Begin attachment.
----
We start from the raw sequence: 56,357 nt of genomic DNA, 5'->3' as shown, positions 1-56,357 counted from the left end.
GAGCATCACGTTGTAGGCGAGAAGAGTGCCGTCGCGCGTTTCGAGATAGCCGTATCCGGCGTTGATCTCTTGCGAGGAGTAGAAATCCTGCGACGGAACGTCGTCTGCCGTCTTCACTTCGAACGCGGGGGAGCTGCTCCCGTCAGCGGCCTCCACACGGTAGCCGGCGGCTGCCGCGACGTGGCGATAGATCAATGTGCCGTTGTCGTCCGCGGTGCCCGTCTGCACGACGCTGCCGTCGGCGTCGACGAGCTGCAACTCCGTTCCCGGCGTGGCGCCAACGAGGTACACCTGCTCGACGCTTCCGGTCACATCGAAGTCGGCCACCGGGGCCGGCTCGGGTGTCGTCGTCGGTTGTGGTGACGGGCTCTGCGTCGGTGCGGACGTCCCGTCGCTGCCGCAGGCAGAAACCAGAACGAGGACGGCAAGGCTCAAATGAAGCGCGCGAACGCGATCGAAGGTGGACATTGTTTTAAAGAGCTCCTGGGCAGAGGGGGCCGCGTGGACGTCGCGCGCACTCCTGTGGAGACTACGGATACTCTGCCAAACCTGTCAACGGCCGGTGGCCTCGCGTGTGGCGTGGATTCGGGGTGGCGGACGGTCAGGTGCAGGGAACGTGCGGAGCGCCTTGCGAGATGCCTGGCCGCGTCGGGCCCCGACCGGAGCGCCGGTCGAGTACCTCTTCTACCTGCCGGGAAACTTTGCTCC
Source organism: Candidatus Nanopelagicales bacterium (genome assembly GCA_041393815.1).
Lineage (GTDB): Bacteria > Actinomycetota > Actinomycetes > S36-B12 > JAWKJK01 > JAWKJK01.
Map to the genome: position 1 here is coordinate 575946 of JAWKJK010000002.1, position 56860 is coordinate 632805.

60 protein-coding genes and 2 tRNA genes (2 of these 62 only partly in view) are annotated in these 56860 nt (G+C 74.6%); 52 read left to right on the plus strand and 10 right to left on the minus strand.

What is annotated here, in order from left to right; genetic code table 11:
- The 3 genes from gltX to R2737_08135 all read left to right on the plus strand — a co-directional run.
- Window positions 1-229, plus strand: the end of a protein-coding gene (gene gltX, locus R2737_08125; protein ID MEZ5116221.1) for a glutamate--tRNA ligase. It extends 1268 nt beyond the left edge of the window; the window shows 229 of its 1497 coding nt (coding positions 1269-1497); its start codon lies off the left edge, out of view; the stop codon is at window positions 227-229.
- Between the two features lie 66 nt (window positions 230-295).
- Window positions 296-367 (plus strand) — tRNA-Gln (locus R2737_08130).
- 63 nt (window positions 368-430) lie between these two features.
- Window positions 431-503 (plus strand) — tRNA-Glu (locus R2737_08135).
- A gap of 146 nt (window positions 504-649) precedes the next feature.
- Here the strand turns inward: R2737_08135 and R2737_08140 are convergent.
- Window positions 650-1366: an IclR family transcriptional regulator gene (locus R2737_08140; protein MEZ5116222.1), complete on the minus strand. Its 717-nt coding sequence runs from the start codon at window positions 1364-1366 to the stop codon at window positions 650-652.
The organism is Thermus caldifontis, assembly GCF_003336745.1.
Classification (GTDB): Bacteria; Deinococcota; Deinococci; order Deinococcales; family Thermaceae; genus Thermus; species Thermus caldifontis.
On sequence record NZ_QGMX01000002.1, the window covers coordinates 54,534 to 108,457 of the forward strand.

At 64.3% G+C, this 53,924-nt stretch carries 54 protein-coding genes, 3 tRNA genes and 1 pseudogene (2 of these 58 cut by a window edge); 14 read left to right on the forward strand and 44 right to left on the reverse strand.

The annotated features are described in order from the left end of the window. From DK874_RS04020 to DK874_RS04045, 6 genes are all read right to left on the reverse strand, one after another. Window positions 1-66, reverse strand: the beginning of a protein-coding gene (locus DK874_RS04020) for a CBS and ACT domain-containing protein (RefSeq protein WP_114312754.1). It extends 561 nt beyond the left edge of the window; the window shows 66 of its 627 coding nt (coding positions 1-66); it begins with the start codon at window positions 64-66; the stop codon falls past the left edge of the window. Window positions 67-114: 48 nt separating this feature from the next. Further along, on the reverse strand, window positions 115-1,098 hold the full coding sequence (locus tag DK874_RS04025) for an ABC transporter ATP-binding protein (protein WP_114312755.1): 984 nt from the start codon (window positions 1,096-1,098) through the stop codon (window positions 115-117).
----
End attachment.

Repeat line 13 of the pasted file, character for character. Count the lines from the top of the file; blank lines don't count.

- Window positions 431-503 (plus strand) — tRNA-Glu (locus R2737_08135).